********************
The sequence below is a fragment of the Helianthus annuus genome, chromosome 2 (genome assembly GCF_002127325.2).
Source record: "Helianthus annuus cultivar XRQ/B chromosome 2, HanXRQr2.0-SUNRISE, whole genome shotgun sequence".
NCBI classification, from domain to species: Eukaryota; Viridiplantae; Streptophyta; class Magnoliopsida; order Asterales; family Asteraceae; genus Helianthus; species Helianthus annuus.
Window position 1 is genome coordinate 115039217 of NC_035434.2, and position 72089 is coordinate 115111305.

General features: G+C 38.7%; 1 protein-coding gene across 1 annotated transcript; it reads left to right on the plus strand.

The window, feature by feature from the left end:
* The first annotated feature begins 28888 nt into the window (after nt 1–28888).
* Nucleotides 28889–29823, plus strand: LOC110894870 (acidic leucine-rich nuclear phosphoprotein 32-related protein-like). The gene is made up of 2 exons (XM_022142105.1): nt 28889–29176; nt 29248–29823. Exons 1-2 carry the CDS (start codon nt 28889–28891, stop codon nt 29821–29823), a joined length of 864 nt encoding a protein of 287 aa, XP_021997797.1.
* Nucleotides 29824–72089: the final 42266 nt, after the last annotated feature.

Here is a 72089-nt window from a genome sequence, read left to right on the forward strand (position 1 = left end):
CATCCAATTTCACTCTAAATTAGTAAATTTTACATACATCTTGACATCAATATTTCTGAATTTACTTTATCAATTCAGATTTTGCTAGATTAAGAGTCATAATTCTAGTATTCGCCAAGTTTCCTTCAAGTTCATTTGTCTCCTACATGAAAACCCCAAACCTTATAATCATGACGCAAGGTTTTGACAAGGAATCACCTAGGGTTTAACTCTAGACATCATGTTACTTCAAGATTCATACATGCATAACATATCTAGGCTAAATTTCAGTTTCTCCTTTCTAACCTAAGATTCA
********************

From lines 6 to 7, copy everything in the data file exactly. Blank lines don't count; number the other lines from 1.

The window, feature by feature from the left end:
* The first annotated feature begins 28888 nt into the window (after nt 1–28888).